By Mickey Woods, Technology Consultant, Ingram Micro
I recently had the privilege of guiding a sight-impaired citizen through the busy lobby of my local gym. This elderly man was in fine spirits but grateful for my help as he struggled to reach the exit. Although equipped with a mobility device, he needed someone to hold on to for a few steps so he could begin the next part of his journey. As we parted, I reflected how fortunate I was for the opportunity to offer my service. At that moment, I understood that even the most accomplished people may need guidance from a trusted resource when facing a new challenge.
As our connected world accesses services 24/7—and without geographical boundaries—global collaboration has led to a significant amount of new security vulnerabilities. Web browser hijacking, ransomware and targeted phishing attacks are some of the ways sensitive information can be compromised. To make matters worse, the threat landscape is changing—where stealing data has given way to the disruption of mission-critical environments. Consider the impact of losing control of early warning detection systems, or an airline in-flight navigation exploit that could jeopardize the safety of thousands. Even the encryption integrity of smartphones has become a battleground: After recent incidents of terrorism in San Bernardino and Minnesota, the FBI sought access to suspects’ locked iPhones, in one case resulting in a legal clash between the FBI and Apple.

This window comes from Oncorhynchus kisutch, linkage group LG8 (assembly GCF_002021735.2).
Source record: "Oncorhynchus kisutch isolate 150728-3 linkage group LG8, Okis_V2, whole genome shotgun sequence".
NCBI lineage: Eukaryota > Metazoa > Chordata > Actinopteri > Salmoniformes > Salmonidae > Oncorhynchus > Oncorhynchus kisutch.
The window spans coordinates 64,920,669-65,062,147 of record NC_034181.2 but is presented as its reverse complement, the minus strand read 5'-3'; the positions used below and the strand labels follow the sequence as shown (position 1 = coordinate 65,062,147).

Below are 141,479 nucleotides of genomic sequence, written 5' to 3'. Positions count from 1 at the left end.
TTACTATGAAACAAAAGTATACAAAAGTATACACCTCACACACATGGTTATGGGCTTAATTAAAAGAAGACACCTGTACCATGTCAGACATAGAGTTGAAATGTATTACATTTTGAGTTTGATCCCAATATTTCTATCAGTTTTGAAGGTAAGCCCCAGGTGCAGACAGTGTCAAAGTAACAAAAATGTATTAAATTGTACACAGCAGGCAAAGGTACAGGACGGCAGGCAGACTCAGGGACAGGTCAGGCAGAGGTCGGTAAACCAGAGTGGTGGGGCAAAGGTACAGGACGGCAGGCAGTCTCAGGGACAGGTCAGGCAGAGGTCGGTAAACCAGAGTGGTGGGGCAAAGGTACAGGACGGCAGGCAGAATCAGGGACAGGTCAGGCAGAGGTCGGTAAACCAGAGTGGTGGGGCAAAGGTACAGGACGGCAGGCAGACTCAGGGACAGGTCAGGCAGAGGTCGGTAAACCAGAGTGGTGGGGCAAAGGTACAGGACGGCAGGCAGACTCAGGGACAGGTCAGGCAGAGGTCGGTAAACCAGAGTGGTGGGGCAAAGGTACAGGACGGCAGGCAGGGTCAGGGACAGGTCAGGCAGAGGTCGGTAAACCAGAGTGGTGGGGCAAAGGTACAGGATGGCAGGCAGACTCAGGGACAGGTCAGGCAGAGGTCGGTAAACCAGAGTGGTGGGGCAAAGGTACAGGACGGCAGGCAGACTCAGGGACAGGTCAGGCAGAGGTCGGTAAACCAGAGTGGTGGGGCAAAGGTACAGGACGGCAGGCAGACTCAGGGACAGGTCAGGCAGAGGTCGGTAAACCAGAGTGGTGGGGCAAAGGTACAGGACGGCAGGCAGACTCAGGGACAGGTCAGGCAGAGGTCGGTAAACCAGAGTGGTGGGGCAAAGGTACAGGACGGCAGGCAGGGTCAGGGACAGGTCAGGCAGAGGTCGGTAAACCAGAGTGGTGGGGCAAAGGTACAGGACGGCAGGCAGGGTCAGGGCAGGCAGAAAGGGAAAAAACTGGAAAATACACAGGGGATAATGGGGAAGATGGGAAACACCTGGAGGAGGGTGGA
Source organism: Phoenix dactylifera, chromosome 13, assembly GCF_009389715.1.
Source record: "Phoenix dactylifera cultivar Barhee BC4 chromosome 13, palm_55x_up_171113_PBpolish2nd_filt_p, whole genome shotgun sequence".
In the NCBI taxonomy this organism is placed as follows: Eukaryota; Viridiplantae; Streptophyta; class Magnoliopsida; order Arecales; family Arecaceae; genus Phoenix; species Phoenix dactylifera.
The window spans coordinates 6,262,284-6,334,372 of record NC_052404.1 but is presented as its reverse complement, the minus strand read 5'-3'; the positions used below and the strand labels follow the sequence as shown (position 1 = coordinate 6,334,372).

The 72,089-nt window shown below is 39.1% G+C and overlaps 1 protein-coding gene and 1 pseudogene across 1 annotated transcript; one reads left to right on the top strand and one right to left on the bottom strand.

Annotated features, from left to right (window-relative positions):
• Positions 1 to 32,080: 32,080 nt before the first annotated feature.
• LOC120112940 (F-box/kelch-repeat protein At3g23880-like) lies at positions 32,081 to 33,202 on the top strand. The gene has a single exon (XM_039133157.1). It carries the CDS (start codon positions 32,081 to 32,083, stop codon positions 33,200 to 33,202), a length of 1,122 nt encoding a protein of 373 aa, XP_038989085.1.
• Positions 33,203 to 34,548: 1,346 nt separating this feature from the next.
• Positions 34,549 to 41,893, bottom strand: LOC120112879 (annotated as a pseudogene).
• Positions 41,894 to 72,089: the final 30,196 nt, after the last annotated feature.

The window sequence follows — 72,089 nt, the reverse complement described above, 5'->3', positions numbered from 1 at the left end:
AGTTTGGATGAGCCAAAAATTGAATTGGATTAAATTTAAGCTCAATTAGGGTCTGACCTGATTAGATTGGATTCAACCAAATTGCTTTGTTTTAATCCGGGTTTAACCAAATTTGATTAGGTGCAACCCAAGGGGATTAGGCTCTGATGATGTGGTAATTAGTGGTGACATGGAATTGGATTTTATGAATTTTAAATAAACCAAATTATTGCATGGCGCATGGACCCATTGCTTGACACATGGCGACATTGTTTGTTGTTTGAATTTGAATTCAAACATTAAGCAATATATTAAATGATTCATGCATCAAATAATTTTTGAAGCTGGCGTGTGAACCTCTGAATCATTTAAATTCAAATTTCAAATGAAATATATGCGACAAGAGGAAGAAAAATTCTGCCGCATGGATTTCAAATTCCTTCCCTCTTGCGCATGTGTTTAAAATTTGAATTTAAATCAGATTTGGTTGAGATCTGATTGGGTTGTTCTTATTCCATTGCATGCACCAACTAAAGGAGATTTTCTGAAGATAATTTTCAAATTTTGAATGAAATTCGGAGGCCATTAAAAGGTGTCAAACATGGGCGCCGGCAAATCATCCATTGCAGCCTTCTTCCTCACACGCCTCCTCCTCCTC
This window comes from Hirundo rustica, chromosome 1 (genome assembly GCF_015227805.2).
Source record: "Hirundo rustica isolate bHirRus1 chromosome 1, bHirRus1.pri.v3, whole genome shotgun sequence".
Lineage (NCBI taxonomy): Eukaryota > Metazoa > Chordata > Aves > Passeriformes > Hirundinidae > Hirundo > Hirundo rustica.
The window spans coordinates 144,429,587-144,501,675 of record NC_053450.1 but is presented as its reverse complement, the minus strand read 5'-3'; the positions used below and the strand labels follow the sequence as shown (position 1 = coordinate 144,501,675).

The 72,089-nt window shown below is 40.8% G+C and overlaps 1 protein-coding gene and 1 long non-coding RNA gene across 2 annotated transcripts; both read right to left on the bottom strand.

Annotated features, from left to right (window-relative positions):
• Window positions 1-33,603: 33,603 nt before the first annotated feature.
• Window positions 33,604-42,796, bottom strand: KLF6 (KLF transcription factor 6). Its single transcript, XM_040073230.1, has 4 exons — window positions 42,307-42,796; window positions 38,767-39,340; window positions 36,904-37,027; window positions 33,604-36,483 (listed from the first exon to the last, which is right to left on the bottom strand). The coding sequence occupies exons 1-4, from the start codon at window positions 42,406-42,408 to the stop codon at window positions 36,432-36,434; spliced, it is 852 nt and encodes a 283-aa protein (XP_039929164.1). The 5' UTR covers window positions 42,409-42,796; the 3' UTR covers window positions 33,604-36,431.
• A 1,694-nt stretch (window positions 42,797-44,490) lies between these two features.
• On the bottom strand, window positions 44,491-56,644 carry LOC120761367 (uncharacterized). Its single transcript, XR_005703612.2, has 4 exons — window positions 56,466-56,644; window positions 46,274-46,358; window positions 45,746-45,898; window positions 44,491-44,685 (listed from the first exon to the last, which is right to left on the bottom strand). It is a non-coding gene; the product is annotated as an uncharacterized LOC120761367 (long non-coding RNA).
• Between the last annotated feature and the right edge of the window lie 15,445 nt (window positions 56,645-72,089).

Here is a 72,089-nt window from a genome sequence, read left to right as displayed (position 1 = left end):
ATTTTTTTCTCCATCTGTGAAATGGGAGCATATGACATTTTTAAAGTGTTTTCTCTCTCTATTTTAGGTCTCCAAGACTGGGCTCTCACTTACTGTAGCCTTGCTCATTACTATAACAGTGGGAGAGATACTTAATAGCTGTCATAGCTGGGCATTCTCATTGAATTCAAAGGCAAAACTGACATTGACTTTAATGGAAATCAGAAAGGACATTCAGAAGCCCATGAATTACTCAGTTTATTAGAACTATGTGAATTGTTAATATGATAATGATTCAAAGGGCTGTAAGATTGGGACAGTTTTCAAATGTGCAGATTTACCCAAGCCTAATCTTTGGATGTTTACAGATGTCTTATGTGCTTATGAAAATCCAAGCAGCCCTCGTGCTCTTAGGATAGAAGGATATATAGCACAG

The Greek philosopher Plato said, “The beginning is the most important part of the work.” There are times when our executive-level relationships demand more of our attention, and guiding business partners toward a proven security end-state can provide tremendous value. You can help executive leaders navigate the endless amount of choices by leveraging a trusted advisor throughout the discovery process. When identifying your security gaps, make sure to use reliable methods and tools to help you filter out all the noise—and ensure the quality of your testing data. Your remediation efforts will be rewarded and will produce an effective security policy to keep access to information to only those users with a “need to know.” It will be important to embrace a continuous improvement mindset when evaluating the reliability of your people, products and processes. Remember to frequently self-audit, and avoid glossing over the security review portion at your next board meeting. Any indication of shortsightedness around your strategy and implementation of security measures may suggest you’re not prepared to deal with the dynamic nature of emerging threats.
Finding the safest path forward is never easy, especially when your available choices far outnumber viable options. It will be important to recruit subject matter experts with knowledge greater than your own—and to align your efforts with a global technology leader who can share security concepts, methodologies and industry best practices. So whether you’re extending a random act of kindness to a stranger or providing consulting services to CEOs making tough decisions, your next steps could mean the difference between reaching your ultimate destination and getting lost in a crowd.